Like a Girl Blog Post

hero

“A true hero isn’t measured by the size of his strength, but by the strength of his heart.” Hercules

 

 

Maybe you don’t know how strong girls can be.

 

Let me tell you a story about what I know.

 

I know what it’s like to grow up a girl in a house full of boys in the 80s. I know what it’s like to hear the rumor that you can do anything while simultaneously watching how that actually plays out.

 

Take dodgeball for example.

 

Dodgeball. That game with the hand held rubber balls you throw at each other as hard as you can. Why as hard as you can? Because you don’t want the person to catch the ball, you want the person to get hit by the ball. If they get hit with the ball, they’re out. If they catch the ball, you’re out. Simple.

 

When I was in elementary school I went to a summer day camp. In the morning, after drop off but before camp officially began, the kids would all play dodgeball. Mostly the older teens, but because camp had not yet started for the day, the younger children could mix in with them, too.

 

Normally, the younger children choose to mix in with the older children to showcase their amazing, advanced, dodgeball skills. Not me. On that day, I joined in because I thought it would be fun. I believed that the older children would take into account how small I was even for the lowest age group.

 

In the 80s, you learn lessons the hard way.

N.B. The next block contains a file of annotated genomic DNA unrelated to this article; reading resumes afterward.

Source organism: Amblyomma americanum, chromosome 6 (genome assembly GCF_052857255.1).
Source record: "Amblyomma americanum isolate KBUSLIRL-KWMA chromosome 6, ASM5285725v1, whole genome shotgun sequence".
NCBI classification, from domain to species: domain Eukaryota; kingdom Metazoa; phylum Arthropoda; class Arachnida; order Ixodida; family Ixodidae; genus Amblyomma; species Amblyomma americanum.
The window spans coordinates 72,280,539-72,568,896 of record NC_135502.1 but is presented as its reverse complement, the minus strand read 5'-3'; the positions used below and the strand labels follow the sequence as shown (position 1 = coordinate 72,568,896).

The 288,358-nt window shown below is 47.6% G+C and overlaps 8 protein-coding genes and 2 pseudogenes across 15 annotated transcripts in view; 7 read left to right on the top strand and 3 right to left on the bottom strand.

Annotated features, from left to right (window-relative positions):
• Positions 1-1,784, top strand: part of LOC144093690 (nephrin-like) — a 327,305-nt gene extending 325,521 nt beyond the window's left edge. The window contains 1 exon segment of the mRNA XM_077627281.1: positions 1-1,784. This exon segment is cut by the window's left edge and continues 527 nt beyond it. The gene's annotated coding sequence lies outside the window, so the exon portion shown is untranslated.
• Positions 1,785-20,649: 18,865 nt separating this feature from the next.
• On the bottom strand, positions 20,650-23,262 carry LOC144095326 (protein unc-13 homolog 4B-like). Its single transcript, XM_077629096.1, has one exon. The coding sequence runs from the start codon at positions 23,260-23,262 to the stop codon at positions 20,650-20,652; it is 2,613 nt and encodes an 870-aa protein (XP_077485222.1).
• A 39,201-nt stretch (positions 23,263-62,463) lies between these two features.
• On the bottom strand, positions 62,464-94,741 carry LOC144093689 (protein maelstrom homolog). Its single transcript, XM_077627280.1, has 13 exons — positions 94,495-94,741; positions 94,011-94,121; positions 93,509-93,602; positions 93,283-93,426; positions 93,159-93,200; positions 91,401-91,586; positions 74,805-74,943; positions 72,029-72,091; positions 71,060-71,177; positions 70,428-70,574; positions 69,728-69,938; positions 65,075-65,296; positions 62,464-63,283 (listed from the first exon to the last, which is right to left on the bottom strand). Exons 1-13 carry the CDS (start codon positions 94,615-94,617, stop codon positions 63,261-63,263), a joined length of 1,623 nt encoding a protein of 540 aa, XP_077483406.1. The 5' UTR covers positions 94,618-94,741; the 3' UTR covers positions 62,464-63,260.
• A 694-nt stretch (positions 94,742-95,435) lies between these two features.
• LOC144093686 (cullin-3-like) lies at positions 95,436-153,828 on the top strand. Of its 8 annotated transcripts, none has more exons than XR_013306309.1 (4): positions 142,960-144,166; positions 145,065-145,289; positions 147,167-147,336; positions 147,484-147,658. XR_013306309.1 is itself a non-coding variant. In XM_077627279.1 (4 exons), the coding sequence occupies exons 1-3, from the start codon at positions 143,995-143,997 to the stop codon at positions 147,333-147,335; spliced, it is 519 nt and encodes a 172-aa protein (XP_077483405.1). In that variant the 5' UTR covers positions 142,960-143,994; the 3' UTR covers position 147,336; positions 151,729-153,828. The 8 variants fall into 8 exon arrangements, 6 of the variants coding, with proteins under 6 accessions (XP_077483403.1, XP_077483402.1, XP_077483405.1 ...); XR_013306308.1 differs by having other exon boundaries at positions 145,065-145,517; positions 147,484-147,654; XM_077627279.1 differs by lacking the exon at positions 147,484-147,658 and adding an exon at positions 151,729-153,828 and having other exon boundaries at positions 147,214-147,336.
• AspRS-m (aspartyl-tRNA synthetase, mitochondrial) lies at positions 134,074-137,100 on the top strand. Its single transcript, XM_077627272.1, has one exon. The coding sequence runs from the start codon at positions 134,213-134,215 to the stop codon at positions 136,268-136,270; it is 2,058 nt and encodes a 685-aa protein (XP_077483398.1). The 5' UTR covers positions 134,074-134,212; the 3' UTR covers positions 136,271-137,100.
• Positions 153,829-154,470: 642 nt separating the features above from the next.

The few minutes I spent on the field, to this day I can conjure up how it felt like a battlefield. The expressions, the sounds of satisfied triumph and stinging, shameful defeat, dodgeballs flying so fast, you can barely see them. I was lost out there, unable to catch or capture a ball to throw, startled by how hard the kids around me were getting hit.

 

WHAP!!!

 

The biggest kid on the field took aim. I saw it. I saw the whole thing. I saw his expression change from glory to terror right as the ball left his hand, as he realized too late that he had used too much force for such a small target.

 

That’s all I saw because when the dodgeball hit me in the face, the force of it brought me up off my feet, into the air and slammed my whole body onto the ground. Never before has anyone thrown a dodgeball that hard, and probably not since.

 

What happens next, the memory of it, brings me to tears.

 

While there is an outburst of accusations ranging from, ‘you’re in deep shit’ to ‘who let her on the field,’ only one person reacts appropriately. The strongest kid in the group ran to me, picked me up like a baby and RAN me over to the nurse. She was my hero.